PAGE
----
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Making a Mark
Making a Mark is published bi-annually by the CHOC Foundation. It features CHOC and children?s healthcare news, patient highlights, hospital updates, board member spotlights, and community involvement stories and is mailed to donors who support CHOC with a gift of $250 and more.

CHOC Kids Get a Kick Out Of Karate

When Wayne Centra enters the CHOC Rehab Gym at 6 pm on Wednesdays, in addition to being occupational therapist Wayne, he becomes Sensei Wayne, the Japanese term for a karate instructor. A rambunctious group of children in stocking feet and white belted robes eagerly awaits the start of class, then silently bows at the command of their instructor. Suddenly, amidst a flurry of white, the students kick in unison and perform a karate chop, shouting ?keee-yah!? Karate class has officially begun.

Regular occupational therapy, even with a therapist as energetic and enthusiastic as Wayne Centra, is not always a favorite activity for young patients. Yet, when Wayne developed a karate program at CHOC, patients couldn?t wait to get into the rehabilitation gym! Now, children who are visually impaired, have cerebral palsy, cancer, and/or traumatic brain injuries, for example, are making incredible progress through the power of karate. The tremendous successes experienced in Wayne?s karate class are victories for the kids ? and their proud instructor.

?I see these kids come into the hospital fearful of any interaction,? says Wayne, ?then they take these classes and the change is amazing. They become empowered and realize they deserve to be treated like everyone else.?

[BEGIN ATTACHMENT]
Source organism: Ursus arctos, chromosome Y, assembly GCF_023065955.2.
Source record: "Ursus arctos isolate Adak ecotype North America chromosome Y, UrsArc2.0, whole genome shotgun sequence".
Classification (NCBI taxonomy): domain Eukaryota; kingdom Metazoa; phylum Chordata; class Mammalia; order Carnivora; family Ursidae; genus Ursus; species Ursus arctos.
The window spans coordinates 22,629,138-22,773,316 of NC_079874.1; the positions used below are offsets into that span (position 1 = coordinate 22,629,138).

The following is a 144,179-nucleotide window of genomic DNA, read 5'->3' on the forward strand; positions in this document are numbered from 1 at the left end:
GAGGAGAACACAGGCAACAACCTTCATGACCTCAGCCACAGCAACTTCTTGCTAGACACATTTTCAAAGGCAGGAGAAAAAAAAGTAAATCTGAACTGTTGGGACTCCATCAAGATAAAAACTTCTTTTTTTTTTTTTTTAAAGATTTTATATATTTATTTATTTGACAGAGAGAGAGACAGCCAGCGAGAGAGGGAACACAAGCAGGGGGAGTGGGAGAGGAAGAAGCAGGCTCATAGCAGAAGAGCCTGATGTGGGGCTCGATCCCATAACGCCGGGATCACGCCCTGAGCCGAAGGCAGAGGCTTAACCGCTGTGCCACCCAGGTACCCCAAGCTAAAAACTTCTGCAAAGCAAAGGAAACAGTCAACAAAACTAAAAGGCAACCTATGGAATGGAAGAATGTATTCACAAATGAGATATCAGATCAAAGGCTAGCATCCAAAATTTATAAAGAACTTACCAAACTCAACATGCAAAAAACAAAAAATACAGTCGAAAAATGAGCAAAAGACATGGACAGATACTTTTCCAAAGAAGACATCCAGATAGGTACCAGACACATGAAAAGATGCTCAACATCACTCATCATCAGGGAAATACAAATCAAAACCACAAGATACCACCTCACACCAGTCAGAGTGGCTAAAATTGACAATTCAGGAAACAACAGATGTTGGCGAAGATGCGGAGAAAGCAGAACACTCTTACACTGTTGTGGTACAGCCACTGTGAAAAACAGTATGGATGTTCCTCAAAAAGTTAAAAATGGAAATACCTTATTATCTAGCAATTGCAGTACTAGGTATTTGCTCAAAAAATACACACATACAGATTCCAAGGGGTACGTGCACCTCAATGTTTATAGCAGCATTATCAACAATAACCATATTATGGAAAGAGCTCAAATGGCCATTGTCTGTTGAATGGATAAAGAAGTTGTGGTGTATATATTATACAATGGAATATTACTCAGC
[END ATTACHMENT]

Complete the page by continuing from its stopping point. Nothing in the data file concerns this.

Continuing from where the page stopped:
?I?ve seen a remarkable change in my daughter,? says Amy Casey, whose 8-year-old daughter Heather is in Wayne?s class. ?She is so excited to come to class?it?s just about the only time she?ll pay attention for a full hour!? jokes Casey.

Wayne has been teaching karate since he was 15. As a child, he was greatly influenced by his grandmother, who raised three children while being blind. ?Back then, there weren?t many avenues for people with disabilities to socialize outside of their home or integrate with society,? explains Wayne. ?That?s why I started the karate program at CHOC. I wanted to give kids who are sick or have disabilities a chance to develop their social and leadership skills while gaining confidence and self-esteem.?

Wayne?s efforts received national recognition when he was featured in the July 7 online issue of Newsweek, which featured him as one of eight nationwide recipients of the Giving Back Award, which honors Americans doing extraordinary things. Wayne was nominated by co-worker Denise Almazan for helping give CHOC kids the gift of healing and confidence through karate.

If you?re interested in supporting this program financially, please call 714.532.8690.


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chocChildren's Hospital of Orange County | UCI University of California, Irvine

Children's Hospital of Orange County is affiliated with UC Irvine Healthcare and UC Irvine School of Medicine

CHOC Children's - 1201 W La Veta Ave, Orange, CA. Phone: 714-997-3000. .